However, despite the denial of certain comforts, there would be a huge incentive for the conscripts. It would be a giant partying opportunity. It will be totally co-educational, of course and there would be facilities set up for hanging out. From what I hear, tons of hooking up goes on during the mandatory military services in other countries.

This would of course further cultural cross-pollination and provide great fodder for Canadian cinema. You can already see the star-crossed love between cute Jewish girl from Forest Hills who instead of spending two years at McGill talking on the cell phone goes to the north, learns how to work and live and meets a cute Inuit boy who is struggling against his situation. They fall in love, the families are against it (scenes of each visiting the other's family), laughter and tears ensue. We learn about the meaning of the North.

I got off track. The main social benefit would be generations of winter-trained youth, who would be more open to the idea of living outside the major metropolitan areas and who were ready to deal with a bit of snow. It would be a start on the road to Canadians actually living up to their reputation as being a winter people.

Monday, January 05, 2009

Thaw Day

Twice now, since winter began, we've had a decent quantity of snow and then a day where the temperature goes well above freezing. The result of this, when there is enough of a base of snow, is that you get some melting, but not enough and when the temperature freezes again, all that snow becomes ice and the streets and sidewalks become incredibly slippery. My understanding from old-time Montrealers is that the increased frequency of this is relatively new. It used to stay cold here all winter.

It's very frustrating for me, because what could be an awesome opportunity to work collectively and clear the streets and sidewalks, becomes instead another burden for the city. It's just another example of how as a society we have become less and less self-reliant, less and less socially aware and more and more dependent on the government (about whom we all complain).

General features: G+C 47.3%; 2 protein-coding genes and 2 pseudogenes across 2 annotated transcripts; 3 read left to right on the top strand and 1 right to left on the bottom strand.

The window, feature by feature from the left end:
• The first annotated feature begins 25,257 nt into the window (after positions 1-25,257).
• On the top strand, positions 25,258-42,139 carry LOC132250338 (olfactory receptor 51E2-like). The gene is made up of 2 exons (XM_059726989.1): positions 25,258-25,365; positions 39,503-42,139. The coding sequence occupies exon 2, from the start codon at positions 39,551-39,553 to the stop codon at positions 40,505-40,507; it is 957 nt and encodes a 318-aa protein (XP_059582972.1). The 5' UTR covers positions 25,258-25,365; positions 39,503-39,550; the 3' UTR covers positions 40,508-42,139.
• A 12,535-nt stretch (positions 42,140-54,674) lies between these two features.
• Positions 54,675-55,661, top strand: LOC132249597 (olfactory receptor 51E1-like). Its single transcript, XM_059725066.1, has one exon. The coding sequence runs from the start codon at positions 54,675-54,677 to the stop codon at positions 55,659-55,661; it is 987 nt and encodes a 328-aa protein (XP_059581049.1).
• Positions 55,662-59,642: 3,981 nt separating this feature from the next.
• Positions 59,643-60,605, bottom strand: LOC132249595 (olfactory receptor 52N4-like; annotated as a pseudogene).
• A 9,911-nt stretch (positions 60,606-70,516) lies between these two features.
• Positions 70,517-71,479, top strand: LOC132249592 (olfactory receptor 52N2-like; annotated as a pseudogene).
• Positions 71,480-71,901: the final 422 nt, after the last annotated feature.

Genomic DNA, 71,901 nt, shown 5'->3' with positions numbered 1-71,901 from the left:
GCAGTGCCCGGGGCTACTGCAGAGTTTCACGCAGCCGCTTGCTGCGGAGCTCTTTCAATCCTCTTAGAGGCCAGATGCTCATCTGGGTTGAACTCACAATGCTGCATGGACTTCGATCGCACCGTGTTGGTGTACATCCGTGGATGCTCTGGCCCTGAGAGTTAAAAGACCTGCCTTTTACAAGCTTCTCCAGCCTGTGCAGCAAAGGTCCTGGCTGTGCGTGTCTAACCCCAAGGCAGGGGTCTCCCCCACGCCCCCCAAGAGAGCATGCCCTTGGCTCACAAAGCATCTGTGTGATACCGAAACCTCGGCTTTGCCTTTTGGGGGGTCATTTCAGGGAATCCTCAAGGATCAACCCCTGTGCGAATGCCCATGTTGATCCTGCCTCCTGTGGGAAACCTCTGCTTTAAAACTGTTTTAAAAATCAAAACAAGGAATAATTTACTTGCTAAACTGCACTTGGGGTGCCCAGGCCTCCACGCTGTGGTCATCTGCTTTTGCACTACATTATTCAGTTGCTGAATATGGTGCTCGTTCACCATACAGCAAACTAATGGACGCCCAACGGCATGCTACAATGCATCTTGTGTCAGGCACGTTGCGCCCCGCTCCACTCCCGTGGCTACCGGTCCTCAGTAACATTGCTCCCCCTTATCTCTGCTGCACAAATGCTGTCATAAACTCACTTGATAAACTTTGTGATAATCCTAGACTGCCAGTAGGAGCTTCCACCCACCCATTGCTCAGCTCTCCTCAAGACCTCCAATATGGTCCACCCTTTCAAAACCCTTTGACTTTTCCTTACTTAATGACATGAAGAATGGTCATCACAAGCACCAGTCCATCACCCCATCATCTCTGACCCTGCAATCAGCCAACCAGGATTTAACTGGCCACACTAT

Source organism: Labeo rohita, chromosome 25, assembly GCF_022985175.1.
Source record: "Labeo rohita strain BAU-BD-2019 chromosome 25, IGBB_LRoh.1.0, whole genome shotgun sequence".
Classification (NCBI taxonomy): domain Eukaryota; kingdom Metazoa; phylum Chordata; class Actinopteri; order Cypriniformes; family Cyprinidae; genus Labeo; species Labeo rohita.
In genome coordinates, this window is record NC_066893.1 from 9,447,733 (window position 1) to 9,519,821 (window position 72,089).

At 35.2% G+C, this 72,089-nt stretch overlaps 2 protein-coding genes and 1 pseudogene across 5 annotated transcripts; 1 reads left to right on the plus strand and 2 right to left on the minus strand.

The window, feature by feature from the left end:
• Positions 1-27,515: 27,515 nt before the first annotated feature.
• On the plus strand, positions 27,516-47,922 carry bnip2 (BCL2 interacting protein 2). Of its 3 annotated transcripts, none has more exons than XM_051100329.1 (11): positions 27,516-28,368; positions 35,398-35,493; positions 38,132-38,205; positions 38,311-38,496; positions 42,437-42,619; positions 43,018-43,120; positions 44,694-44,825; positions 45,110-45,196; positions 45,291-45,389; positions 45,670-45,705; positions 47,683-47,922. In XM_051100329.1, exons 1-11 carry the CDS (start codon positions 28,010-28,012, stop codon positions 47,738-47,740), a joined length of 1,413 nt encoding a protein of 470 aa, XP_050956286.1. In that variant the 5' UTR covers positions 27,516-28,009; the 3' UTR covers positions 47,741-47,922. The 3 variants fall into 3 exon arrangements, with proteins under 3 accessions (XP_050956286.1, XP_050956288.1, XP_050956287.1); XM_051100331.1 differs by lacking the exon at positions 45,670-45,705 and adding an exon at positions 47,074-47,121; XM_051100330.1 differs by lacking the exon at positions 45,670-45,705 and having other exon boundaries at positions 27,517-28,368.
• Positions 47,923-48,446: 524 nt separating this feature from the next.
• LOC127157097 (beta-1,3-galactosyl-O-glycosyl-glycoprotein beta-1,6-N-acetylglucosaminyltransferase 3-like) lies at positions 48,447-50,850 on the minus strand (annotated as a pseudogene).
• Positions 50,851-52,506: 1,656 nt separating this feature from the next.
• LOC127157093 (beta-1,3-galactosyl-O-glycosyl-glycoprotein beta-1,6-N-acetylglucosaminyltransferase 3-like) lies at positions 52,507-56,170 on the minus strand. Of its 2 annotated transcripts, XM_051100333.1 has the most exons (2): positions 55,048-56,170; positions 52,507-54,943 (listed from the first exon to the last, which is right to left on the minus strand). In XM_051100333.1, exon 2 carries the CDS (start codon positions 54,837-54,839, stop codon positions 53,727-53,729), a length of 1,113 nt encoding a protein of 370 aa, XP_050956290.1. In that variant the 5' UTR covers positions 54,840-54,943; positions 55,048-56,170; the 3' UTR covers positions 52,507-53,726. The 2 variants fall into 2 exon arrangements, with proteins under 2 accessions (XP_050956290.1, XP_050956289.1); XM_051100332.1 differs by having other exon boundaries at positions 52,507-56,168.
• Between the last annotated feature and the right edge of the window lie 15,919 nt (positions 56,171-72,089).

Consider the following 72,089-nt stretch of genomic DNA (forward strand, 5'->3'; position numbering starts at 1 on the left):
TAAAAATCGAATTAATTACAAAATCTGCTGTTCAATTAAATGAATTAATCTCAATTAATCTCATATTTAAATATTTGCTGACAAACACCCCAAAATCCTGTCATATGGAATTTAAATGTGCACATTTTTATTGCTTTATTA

The thing about those thaw days is that the snow becomes incredibly easy to move. It breaks off of concrete easily and can be scraped (or broken if it's ice) and swept off to the side. It's much easier to handle than when it is just piles of cold snow. Furthermore, the warm weather is actively melting it, doing a lot of work for you.

What I do on these days is to clear off my stairs and the walk around my house, throwing the snow towards the sidewalk and curb. Then I do the sidewalk, pushing the snow and ice out into the street. Not just into the curb, but into the lanes of the street. As the cars go over it, they break it up and increase the melting rate. The water flows into the curb and then the drains. The job takes me no more than hour for my classic Plateau triplex and the sidewalk that runs its width.

Since Montreal is mainly multi-unit dwellings, almost every building has at least one person physically capable of doing this. Of course, other than me and the old Portuguese guys, nobody does anything. Instead, they just wait for the city to come by and drop gravel on it. Then they all bitch and complain about how slippery it is.

The city's primary expense for snow removal, I imagine, is fuel (with labour a close second). So it's really a question of how much volume they have to cart out. It pains me to see so much snow and ice still sitting on the ground the day after it reached 6 degrees celsius. Think how much fuel could have been saved if we all went out and did our part, throwing the sidewalk snow out into the street and getting it to melt? An hours work, which will give fatties some much-needed exercise, as well as some social camaraderie with your neighbours, is all it would take.

Then maybe the city could save a bit of money, moving it into public transport, to get more cars off the street in the winter.

Here's a great post by Alanah Heffez in SpacingMontreal critiquing our negative approach to winter. Great stuff.